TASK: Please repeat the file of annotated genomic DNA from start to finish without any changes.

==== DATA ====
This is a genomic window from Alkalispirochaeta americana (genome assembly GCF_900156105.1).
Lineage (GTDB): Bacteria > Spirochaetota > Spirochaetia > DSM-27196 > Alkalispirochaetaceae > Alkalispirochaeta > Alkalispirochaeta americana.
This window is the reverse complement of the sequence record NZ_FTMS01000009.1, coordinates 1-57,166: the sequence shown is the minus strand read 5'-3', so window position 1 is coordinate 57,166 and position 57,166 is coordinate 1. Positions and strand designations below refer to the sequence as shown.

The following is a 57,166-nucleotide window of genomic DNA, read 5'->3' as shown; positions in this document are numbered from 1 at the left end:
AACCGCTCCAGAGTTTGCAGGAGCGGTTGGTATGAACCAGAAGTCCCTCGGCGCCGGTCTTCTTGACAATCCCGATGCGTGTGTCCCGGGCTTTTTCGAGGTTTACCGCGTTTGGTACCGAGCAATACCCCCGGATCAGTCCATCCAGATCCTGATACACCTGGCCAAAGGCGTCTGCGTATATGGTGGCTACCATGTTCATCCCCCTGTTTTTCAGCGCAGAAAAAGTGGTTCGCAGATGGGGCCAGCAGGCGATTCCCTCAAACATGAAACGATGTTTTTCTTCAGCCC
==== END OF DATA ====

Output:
This is a genomic window from Alkalispirochaeta americana (genome assembly GCF_900156105.1).
Lineage (GTDB): Bacteria > Spirochaetota > Spirochaetia > DSM-27196 > Alkalispirochaetaceae > Alkalispirochaeta > Alkalispirochaeta americana.
This window is the reverse complement of the sequence record NZ_FTMS01000009.1, coordinates 1-57,166: the sequence shown is the minus strand read 5'-3', so window position 1 is coordinate 57,166 and position 57,166 is coordinate 1. Positions and strand designations below refer to the sequence as shown.

The following is a 57,166-nucleotide window of genomic DNA, read 5'->3' as shown; positions in this document are numbered from 1 at the left end:
AACCGCTCCAGAGTTTGCAGGAGCGGTTGGTATGAACCAGAAGTCCCTCGGCGCCGGTCTTCTTGACAATCCCGATGCGTGTGTCCCGGGCTTTTTCGAGGTTTACCGCGTTTGGTACCGAGCAATACCCCCGGATCAGTCCATCCAGATCCTGATACACCTGGCCAAAGGCGTCTGCGTATATGGTGGCTACCATGTTCATCCCCCTGTTTTTCAGCGCAGAAAAAGTGGTTCGCAGATGGGGCCAGCAGGCGATTCCCTCAAACATGAAACGATGTTTTTCTTCAGCCC